“The kids have this whole area as their playground,” photographer Ryan Koopmans said. He’s referring to the now abandoned sanatoriums of Tskaltubo, a small town 30 kilometers inland from the Georgian coast, and now peopled by victims of war.
The Dutch-Canadian photographer has spent the last five years photographing the strange interiors of these ruins, capturing the relationship between man-made architectural grandiosity, the incremental forces of nature and the improvisational ingenuity of its settlers.
Throughout the Soviet Era, the USSR built 186 comparable sanatoriums across the state, designed specifically for comrades in need of a rest.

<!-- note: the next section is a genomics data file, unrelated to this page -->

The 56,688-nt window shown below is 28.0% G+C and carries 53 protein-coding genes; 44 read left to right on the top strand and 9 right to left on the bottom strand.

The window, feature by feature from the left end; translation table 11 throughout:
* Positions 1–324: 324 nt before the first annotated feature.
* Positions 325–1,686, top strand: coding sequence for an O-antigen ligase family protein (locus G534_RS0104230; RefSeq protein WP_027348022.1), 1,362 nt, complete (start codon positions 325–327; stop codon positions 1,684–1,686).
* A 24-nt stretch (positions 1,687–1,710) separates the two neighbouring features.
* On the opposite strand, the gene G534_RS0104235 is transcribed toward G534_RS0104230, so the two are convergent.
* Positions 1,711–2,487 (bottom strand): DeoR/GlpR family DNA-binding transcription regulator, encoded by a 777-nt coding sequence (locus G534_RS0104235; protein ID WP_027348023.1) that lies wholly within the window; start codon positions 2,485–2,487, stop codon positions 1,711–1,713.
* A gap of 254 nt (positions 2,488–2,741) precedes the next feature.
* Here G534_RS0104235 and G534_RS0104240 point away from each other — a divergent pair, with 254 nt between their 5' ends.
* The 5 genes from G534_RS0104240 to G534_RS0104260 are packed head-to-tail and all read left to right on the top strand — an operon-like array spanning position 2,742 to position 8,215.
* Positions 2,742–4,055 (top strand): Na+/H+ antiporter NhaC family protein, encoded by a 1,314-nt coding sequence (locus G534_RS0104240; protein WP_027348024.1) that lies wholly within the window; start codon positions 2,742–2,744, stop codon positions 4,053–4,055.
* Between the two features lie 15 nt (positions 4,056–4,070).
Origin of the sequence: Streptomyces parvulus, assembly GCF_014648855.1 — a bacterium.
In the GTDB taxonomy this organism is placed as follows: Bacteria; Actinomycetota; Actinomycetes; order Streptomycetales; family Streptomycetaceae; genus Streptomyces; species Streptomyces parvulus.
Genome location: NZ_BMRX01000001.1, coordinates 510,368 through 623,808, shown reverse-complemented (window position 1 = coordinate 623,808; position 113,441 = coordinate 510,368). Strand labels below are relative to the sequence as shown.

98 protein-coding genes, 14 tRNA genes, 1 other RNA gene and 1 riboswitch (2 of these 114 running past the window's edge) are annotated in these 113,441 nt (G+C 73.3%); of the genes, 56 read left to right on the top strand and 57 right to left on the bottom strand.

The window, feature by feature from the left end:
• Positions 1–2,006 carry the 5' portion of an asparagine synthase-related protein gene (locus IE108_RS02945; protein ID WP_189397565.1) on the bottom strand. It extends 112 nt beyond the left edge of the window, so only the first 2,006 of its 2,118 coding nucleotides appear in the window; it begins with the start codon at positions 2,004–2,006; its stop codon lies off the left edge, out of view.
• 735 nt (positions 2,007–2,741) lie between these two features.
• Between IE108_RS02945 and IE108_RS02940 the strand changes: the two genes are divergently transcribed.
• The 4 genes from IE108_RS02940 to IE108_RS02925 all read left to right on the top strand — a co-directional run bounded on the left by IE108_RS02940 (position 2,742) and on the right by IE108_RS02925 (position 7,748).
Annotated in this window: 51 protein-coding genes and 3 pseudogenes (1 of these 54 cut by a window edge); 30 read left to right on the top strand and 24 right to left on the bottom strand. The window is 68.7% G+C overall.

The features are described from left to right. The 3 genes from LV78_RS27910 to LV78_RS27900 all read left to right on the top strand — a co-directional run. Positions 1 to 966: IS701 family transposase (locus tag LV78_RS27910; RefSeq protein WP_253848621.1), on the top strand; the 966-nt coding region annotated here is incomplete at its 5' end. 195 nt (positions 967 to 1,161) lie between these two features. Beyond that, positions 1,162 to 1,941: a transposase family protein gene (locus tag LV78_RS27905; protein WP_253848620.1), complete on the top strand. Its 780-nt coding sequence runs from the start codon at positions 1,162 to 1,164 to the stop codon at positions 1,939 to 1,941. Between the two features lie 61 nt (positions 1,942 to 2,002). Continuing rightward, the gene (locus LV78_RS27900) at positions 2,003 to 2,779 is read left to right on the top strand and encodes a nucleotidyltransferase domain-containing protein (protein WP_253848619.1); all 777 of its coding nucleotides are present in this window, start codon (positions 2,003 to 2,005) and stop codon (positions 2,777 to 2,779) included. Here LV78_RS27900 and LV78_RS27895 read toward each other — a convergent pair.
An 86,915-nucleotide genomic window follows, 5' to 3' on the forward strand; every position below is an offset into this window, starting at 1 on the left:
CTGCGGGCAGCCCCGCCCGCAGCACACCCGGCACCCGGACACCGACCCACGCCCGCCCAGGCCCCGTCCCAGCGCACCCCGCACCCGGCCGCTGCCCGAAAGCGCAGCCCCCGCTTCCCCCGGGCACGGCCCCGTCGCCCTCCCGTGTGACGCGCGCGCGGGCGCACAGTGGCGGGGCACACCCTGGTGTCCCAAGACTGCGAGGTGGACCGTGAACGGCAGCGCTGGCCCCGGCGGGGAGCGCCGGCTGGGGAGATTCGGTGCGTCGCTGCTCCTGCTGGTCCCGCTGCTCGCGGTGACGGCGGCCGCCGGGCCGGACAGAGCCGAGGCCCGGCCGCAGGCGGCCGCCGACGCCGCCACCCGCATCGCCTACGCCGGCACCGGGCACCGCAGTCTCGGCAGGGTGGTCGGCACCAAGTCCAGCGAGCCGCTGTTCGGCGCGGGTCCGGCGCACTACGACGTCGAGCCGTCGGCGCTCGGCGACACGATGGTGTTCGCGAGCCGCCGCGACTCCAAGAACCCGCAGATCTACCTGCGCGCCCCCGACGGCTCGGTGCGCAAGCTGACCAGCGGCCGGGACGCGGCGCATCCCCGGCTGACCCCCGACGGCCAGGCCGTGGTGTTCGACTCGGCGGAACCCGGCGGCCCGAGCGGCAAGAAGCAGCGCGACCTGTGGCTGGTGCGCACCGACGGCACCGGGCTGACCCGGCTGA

The most desirable spas were along the Russian Riviera, the warm stretch of coastline off the Black Sea in the southernmost tip of Russia and the western reaches of Georgia, where it nears the Turkish border.
Tskaltubo was one of the best. According to the European Historic Thermal Towns Association, its so-called “waters of immortality” were known as early as the seventh century. The natural springs emanate from limestone massifs deep beneath the ground, releasing radon-carbonated and mineral-enriched water that many believed to have healing properties.
In 1991, when the Soviet Union crumbled, the sanatoriums were decommi